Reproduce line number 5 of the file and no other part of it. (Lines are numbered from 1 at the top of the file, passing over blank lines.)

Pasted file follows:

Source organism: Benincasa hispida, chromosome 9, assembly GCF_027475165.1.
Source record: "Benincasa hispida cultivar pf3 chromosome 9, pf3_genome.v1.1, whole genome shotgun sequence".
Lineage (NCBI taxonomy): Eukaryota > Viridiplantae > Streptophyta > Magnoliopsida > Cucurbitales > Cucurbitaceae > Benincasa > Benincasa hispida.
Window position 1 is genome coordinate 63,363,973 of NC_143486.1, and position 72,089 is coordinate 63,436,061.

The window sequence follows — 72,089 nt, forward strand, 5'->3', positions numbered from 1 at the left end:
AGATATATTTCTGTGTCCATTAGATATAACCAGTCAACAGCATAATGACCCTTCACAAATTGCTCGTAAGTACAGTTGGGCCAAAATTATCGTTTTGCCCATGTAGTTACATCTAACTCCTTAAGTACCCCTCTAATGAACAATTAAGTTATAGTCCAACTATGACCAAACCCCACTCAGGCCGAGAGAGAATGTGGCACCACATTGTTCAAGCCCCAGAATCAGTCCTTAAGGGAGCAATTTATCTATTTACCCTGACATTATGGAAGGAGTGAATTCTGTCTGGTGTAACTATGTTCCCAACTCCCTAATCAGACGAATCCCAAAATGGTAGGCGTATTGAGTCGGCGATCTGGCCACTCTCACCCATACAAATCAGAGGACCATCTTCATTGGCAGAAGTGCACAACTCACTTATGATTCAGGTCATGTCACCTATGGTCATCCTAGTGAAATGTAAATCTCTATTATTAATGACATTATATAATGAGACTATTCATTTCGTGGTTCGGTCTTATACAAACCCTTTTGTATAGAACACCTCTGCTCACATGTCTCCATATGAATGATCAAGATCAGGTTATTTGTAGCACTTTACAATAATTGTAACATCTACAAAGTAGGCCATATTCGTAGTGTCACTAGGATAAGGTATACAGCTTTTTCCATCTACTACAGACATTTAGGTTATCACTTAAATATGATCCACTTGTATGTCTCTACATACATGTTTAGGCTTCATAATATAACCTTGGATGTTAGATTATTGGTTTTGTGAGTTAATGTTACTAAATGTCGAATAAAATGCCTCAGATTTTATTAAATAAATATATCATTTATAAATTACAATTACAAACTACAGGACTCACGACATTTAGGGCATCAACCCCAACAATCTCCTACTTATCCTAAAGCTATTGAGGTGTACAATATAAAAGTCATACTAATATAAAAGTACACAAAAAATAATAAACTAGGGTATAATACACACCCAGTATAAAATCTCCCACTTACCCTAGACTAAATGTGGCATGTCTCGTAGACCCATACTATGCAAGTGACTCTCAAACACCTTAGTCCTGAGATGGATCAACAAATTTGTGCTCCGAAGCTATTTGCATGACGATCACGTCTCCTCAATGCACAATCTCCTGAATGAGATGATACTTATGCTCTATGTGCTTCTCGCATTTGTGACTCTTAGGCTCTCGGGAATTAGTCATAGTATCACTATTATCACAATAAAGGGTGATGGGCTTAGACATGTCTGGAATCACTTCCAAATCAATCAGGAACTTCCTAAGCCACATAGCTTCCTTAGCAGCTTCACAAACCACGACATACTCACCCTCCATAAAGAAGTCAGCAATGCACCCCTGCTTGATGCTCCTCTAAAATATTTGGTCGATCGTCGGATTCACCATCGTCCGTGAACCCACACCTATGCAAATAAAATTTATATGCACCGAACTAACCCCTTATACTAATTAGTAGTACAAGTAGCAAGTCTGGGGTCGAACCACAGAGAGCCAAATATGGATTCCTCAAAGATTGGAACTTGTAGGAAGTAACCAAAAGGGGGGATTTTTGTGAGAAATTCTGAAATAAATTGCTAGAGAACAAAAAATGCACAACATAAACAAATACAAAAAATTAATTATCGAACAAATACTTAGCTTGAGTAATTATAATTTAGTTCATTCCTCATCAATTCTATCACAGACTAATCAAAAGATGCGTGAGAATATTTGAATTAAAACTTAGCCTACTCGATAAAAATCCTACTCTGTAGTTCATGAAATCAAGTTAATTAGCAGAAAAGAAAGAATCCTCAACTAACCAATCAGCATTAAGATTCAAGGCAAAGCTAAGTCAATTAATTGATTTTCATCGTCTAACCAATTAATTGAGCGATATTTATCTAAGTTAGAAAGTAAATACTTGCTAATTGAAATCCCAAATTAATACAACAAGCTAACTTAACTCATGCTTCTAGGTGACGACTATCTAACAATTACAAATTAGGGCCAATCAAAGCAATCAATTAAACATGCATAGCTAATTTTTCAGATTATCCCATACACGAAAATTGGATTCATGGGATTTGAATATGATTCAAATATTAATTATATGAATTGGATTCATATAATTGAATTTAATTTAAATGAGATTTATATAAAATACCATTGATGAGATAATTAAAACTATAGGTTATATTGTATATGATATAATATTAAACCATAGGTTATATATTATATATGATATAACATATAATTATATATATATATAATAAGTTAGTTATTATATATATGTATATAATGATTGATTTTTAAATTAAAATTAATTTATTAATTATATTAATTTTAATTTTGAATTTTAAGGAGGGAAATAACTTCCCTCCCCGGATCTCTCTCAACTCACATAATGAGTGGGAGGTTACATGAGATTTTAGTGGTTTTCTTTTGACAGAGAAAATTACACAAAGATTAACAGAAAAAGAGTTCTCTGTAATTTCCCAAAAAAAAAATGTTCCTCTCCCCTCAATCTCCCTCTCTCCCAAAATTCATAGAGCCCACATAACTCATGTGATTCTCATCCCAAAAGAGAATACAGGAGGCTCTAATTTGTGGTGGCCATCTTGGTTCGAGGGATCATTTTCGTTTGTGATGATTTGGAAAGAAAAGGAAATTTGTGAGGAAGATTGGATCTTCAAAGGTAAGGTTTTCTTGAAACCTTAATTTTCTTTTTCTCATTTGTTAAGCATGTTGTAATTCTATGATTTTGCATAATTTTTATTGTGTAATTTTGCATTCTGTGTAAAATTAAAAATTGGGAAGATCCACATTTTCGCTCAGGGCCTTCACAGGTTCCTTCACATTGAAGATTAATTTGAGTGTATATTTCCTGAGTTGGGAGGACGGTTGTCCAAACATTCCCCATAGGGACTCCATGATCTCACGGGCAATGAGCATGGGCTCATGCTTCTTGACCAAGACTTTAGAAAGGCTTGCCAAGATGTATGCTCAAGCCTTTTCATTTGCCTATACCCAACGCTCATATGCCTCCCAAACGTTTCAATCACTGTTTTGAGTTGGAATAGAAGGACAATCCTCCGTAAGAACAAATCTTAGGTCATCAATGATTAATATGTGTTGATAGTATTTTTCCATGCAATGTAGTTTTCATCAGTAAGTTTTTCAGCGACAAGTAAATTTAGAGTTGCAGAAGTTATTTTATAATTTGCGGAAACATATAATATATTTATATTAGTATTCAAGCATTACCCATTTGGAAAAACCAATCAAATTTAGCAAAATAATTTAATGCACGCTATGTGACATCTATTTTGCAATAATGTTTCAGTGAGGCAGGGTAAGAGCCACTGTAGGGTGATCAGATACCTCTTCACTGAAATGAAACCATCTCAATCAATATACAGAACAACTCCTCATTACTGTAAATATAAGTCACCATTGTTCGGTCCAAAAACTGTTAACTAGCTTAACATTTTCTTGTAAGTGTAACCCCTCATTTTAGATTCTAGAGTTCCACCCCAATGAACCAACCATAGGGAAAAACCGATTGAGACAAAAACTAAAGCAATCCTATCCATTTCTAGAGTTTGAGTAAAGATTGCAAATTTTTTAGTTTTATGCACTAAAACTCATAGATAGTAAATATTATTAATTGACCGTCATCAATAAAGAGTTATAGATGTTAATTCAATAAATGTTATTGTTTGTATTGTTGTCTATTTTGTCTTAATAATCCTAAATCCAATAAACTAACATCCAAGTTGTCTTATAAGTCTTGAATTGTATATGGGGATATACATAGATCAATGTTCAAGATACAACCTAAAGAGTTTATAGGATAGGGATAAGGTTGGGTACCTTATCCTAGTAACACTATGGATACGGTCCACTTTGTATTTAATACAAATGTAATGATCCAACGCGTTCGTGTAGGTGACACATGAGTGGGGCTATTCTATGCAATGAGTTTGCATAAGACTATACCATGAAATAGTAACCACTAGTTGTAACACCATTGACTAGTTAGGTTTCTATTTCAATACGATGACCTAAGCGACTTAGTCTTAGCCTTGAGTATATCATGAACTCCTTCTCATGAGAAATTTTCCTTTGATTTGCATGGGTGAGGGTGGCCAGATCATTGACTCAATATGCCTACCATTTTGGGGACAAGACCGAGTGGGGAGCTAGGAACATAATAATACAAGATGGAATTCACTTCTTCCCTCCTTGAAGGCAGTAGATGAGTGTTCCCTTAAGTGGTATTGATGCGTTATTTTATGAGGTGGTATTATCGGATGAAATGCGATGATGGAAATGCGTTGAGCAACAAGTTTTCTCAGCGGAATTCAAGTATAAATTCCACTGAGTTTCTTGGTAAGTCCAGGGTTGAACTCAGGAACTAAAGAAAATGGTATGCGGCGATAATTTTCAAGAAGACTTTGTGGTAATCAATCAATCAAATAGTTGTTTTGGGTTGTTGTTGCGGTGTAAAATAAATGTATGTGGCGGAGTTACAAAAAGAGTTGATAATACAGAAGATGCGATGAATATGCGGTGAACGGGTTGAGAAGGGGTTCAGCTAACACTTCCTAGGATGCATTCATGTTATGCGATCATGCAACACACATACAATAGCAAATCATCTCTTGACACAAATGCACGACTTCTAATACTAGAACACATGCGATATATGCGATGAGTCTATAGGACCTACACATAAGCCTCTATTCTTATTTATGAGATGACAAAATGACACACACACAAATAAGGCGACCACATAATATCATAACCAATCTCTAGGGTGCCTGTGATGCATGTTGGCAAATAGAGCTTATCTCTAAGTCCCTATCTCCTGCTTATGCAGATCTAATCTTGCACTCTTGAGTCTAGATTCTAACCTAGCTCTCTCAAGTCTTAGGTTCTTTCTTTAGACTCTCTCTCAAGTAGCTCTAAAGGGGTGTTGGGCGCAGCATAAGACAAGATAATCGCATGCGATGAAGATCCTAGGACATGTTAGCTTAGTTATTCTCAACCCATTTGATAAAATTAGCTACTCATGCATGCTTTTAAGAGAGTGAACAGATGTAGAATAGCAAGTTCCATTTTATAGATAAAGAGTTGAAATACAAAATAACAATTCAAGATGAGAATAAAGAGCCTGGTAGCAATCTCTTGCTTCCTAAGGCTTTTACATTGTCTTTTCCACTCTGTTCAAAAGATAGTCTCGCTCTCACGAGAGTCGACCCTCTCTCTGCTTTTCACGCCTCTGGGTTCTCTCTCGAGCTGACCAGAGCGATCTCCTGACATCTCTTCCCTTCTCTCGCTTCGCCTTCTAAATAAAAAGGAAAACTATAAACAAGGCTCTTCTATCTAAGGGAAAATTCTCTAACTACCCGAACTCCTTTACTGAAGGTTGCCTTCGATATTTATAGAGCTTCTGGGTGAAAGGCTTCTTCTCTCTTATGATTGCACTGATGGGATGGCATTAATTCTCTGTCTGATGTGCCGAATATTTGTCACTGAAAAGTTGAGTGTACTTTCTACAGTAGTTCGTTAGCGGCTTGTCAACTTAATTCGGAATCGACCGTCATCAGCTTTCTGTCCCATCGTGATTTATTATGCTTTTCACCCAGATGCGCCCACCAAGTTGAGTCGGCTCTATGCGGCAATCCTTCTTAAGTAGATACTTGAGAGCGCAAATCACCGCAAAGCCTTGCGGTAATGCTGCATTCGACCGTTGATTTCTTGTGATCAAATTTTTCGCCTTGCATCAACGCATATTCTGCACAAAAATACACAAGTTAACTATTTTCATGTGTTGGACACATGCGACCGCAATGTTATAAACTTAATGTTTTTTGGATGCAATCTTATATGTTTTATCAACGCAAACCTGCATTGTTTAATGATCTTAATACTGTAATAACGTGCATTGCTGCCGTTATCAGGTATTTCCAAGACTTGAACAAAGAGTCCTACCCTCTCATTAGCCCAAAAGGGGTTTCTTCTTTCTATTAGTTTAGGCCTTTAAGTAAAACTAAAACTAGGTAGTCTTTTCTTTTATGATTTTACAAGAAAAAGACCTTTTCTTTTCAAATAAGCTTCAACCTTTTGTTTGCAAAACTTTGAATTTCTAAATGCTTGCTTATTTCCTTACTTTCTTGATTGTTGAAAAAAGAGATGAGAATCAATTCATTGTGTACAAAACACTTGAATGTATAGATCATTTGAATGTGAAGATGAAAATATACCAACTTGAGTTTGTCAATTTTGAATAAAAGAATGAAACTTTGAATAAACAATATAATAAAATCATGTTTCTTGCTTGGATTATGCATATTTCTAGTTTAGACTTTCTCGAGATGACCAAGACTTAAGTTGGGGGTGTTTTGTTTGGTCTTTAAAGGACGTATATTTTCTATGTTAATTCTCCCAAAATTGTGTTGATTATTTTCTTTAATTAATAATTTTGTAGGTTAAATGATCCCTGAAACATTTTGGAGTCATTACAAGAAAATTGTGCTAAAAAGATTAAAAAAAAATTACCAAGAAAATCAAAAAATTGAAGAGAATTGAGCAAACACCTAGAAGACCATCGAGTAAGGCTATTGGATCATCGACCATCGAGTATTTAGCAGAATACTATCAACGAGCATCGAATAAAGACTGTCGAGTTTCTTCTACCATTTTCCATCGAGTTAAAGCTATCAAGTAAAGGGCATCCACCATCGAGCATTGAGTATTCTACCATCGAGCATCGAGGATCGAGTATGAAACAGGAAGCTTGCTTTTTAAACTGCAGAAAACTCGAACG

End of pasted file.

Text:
The window sequence follows — 72,089 nt, forward strand, 5'->3', positions numbered from 1 at the left end: